David Halpin

The personal website of David Halpin
The Contrarian Online


How did it start?

I first learnt the basics of how to play chess in 1958, aged 11, at the boys’ grammar school I was then attending. Sixty-two years later I am still playing, regularly competing in local leagues and week-end tournaments. 

Although I have never been a good player, I have more than held my own in the ‘B’ and ‘C’ teams of the various clubs I have played for, often achieving 50% and more scores over a season. The same success level is repeated in tournaments, though I have never played in any of their Open or Major sections. I am always a Minor entrant. 

My highest grade – achieved in the 1980s – was slightly above 90. Today, it struggles to get much over 70. Despite this low rating, opponents 40+ grading points greater than mine often find it hard to beat me; and occasionally I cause a surprise by defeating or making life hard for them. 

I have always taken chess seriously, many a time reading books to find out ways to improve. I also analyse my games after matches using computer engines to find out where I went wrong. But, despite all of this effort, I have never broken through as a player, forever knowing more about how to play better than my actual performances show.

Still, I love chess. But, over-the-board, it often does not love me back, making me regularly very frustrated. I have had to get used to decades of chess mediocrity.

Besides competition, I have also coached chess to primary school-aged pupils and organized chess clubs in several of the secondary schools where I worked as a teacher.

Additionally, I follow closely chess results, particularly those involving elite GMs, whose play I learn about in Chess, a monthly magazine to which I have subscribed for over forty years. Leonard Barden’s excellent weekly chess column in the Guardian newspaper has also been a constant chess companion. More recently, I have taken to following international tournaments using the Chess24 website, logging into it most days. 

What’s the best thing about playing chess?

Played by experts, chess has beauteous aspects, especially when a subtly executed combination of moves results in an unassailable attack, or when a close endgame is resolved for one side rather than the other.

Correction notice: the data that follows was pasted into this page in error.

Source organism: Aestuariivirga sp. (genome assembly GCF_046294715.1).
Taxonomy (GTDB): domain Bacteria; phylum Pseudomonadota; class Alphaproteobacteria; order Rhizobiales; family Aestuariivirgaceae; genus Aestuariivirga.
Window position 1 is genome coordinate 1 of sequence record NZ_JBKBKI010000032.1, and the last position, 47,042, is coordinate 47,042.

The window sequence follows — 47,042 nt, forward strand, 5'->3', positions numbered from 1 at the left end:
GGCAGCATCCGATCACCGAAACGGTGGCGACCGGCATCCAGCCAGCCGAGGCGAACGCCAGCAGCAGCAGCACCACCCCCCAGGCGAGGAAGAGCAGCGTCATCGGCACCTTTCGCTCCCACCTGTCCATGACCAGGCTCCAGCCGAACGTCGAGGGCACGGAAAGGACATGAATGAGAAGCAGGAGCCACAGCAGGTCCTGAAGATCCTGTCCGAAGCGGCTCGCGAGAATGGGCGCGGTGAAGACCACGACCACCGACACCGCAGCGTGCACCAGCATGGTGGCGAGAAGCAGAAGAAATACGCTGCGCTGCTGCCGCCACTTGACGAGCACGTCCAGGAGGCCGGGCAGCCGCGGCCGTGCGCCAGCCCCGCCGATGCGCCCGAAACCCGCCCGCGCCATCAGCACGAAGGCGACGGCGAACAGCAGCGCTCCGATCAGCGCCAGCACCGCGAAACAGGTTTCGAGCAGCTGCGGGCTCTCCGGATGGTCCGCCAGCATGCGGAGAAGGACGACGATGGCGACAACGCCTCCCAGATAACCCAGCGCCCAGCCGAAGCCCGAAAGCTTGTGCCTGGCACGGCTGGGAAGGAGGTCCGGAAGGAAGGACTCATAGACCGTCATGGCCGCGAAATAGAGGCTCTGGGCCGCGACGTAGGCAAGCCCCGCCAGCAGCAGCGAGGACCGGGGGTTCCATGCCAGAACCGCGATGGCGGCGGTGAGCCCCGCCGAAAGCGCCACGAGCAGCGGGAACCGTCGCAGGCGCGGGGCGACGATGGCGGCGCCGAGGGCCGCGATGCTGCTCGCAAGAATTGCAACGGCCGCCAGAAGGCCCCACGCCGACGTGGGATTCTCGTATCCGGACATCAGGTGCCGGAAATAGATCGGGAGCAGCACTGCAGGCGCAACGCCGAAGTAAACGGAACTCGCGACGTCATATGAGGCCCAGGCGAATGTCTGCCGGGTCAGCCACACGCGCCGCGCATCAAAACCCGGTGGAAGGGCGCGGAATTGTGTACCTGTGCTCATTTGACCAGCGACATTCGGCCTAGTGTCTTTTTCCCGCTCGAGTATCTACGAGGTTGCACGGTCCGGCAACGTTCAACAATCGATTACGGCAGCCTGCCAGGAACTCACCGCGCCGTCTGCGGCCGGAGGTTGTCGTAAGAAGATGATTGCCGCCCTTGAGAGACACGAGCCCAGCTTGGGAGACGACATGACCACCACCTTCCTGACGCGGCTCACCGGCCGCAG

Played by me, chess elicits pleasure when I create a piece structure that constrains radically my opponent’s room for manoeuvre, or when I launch an attack which cannot be beaten back, or when I find good moves in a losing position that result in a drawn game which previously seemed unlikely.

And the worst?
Blundering a winning position; blundering in general; knowing what to do, but not doing it; and losing to a precocious ten-year old.

Top tips? 
My self-help approach to over-the-board play boils down to a simple three-point plan: (1) identify existing &/or anticipate imbalances in the position, thinking how best to improve my setup and exploit weaknesses in my opponent’s (assess who has annexed the most territory on the chessboard; evaluate who has the better pawn structure; determine who controls key files, diagonals and squares; and strengthen/exploit undefended and trapped pieces); (2) work out what my opponent is up to, including identifying immediate threats and ones further down the line; and (3) think holistically, coordinating my pieces in a strategic rather than inchoate fashion, so as to increase both attacking and defensive potential.

Key strengths?
Although I am a mediocre player, I am a persistent one, which means I do not give up easily.

I am mercilessly self-critical of my deficiencies.

Having learnt over the years to be a good loser, I am very magnanimous in victory.

Key weaknesses?
I don’t have the skill and technique to boss games and put my opponents away.

I focus too much on trying not to lose, while concentrating insufficiently on how to win.

I am poor at realising an advantage.

I don’t know enough about the medium-term strategic implications of particular openings.

My endgame play is often inaccurate.

I move too slowly in the opening.

Chess books? 
I have bought and consulted a lot of chess books over the years, imagining with every purchase I will get closer to learning how best significantly to improve. This mostly does not happen, entirely because the books I buy include analysis which is largely over my head. Good chess players rarely write good chess books for the general reader, and certainly not for players of my lowly standard.

The exception is IM Jeremy Silman. His How to Reassess Your Chess (2010 edition), when it’s not being entertaining, offers mediocre players like me highly instructive advice, supported by easy-to-follow practical examples. I have learnt a lot from reading it.


Another book I like a lot is Stephen Moss’s The Rookie (2016). This isn’t an instructional guide, but rather an account of how its author – an average player – seeks to overcome his chess-playing failings. Although often mordant in tone, it succeeds admirably as a celebration of the game. It also understands what it means to be a player who struggles to improve.





Two other books I like dipping into are ‘collections’ of good games played by top players, which in each case includes excellent well-written commentary. It’s not clear however if I learn anything about how to improve my own game from either of these books, for top players frequently find moves that are totally beyond my ken.